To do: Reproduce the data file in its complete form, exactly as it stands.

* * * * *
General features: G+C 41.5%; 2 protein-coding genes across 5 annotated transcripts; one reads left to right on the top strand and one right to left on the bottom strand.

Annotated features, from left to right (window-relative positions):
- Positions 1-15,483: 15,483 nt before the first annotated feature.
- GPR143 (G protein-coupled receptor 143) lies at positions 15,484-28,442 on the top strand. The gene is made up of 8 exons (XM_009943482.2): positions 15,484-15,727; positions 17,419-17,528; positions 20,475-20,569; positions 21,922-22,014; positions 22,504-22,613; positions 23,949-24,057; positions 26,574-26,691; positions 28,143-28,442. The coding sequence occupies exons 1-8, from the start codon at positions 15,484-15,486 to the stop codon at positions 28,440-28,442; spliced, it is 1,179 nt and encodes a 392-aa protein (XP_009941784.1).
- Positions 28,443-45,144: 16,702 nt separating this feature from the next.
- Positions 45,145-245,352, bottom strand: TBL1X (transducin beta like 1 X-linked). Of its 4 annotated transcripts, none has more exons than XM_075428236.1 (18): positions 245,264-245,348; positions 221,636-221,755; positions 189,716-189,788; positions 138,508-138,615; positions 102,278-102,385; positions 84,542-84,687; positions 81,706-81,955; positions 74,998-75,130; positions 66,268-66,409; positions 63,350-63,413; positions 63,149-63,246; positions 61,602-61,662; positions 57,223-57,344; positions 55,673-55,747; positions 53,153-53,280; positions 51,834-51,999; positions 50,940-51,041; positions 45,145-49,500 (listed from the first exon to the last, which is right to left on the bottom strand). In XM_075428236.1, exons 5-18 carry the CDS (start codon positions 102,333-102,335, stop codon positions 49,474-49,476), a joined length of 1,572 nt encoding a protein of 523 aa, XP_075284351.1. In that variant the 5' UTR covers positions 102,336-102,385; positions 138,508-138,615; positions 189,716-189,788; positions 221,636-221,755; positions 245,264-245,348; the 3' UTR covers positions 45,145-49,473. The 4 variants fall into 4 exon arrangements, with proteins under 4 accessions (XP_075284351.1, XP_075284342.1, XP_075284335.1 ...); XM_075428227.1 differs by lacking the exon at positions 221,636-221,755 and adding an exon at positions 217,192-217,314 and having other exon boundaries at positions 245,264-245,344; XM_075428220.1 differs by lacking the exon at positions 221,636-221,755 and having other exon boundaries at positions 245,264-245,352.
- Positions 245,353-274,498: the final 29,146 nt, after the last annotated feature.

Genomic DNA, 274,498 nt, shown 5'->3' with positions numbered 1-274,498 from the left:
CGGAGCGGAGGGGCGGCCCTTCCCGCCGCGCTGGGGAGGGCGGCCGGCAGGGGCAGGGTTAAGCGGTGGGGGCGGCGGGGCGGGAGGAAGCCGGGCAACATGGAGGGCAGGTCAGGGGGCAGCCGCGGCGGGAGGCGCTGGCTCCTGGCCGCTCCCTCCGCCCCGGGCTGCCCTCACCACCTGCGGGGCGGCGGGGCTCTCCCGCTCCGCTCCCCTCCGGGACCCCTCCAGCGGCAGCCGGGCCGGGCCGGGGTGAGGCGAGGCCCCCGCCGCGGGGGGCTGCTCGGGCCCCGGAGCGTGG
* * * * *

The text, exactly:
General features: G+C 41.5%; 2 protein-coding genes across 5 annotated transcripts; one reads left to right on the top strand and one right to left on the bottom strand.

Annotated features, from left to right (window-relative positions):
- Positions 1-15,483: 15,483 nt before the first annotated feature.
- GPR143 (G protein-coupled receptor 143) lies at positions 15,484-28,442 on the top strand. The gene is made up of 8 exons (XM_009943482.2): positions 15,484-15,727; positions 17,419-17,528; positions 20,475-20,569; positions 21,922-22,014; positions 22,504-22,613; positions 23,949-24,057; positions 26,574-26,691; positions 28,143-28,442. The coding sequence occupies exons 1-8, from the start codon at positions 15,484-15,486 to the stop codon at positions 28,440-28,442; spliced, it is 1,179 nt and encodes a 392-aa protein (XP_009941784.1).
- Positions 28,443-45,144: 16,702 nt separating this feature from the next.
- Positions 45,145-245,352, bottom strand: TBL1X (transducin beta like 1 X-linked). Of its 4 annotated transcripts, none has more exons than XM_075428236.1 (18): positions 245,264-245,348; positions 221,636-221,755; positions 189,716-189,788; positions 138,508-138,615; positions 102,278-102,385; positions 84,542-84,687; positions 81,706-81,955; positions 74,998-75,130; positions 66,268-66,409; positions 63,350-63,413; positions 63,149-63,246; positions 61,602-61,662; positions 57,223-57,344; positions 55,673-55,747; positions 53,153-53,280; positions 51,834-51,999; positions 50,940-51,041; positions 45,145-49,500 (listed from the first exon to the last, which is right to left on the bottom strand). In XM_075428236.1, exons 5-18 carry the CDS (start codon positions 102,333-102,335, stop codon positions 49,474-49,476), a joined length of 1,572 nt encoding a protein of 523 aa, XP_075284351.1. In that variant the 5' UTR covers positions 102,336-102,385; positions 138,508-138,615; positions 189,716-189,788; positions 221,636-221,755; positions 245,264-245,348; the 3' UTR covers positions 45,145-49,473. The 4 variants fall into 4 exon arrangements, with proteins under 4 accessions (XP_075284351.1, XP_075284342.1, XP_075284335.1 ...); XM_075428227.1 differs by lacking the exon at positions 221,636-221,755 and adding an exon at positions 217,192-217,314 and having other exon boundaries at positions 245,264-245,344; XM_075428220.1 differs by lacking the exon at positions 221,636-221,755 and having other exon boundaries at positions 245,264-245,352.
- Positions 245,353-274,498: the final 29,146 nt, after the last annotated feature.

Genomic DNA, 274,498 nt, shown 5'->3' with positions numbered 1-274,498 from the left:
CGGAGCGGAGGGGCGGCCCTTCCCGCCGCGCTGGGGAGGGCGGCCGGCAGGGGCAGGGTTAAGCGGTGGGGGCGGCGGGGCGGGAGGAAGCCGGGCAACATGGAGGGCAGGTCAGGGGGCAGCCGCGGCGGGAGGCGCTGGCTCCTGGCCGCTCCCTCCGCCCCGGGCTGCCCTCACCACCTGCGGGGCGGCGGGGCTCTCCCGCTCCGCTCCCCTCCGGGACCCCTCCAGCGGCAGCCGGGCCGGGCCGGGGTGAGGCGAGGCCCCCGCCGCGGGGGGCTGCTCGGGCCCCGGAGCGTGG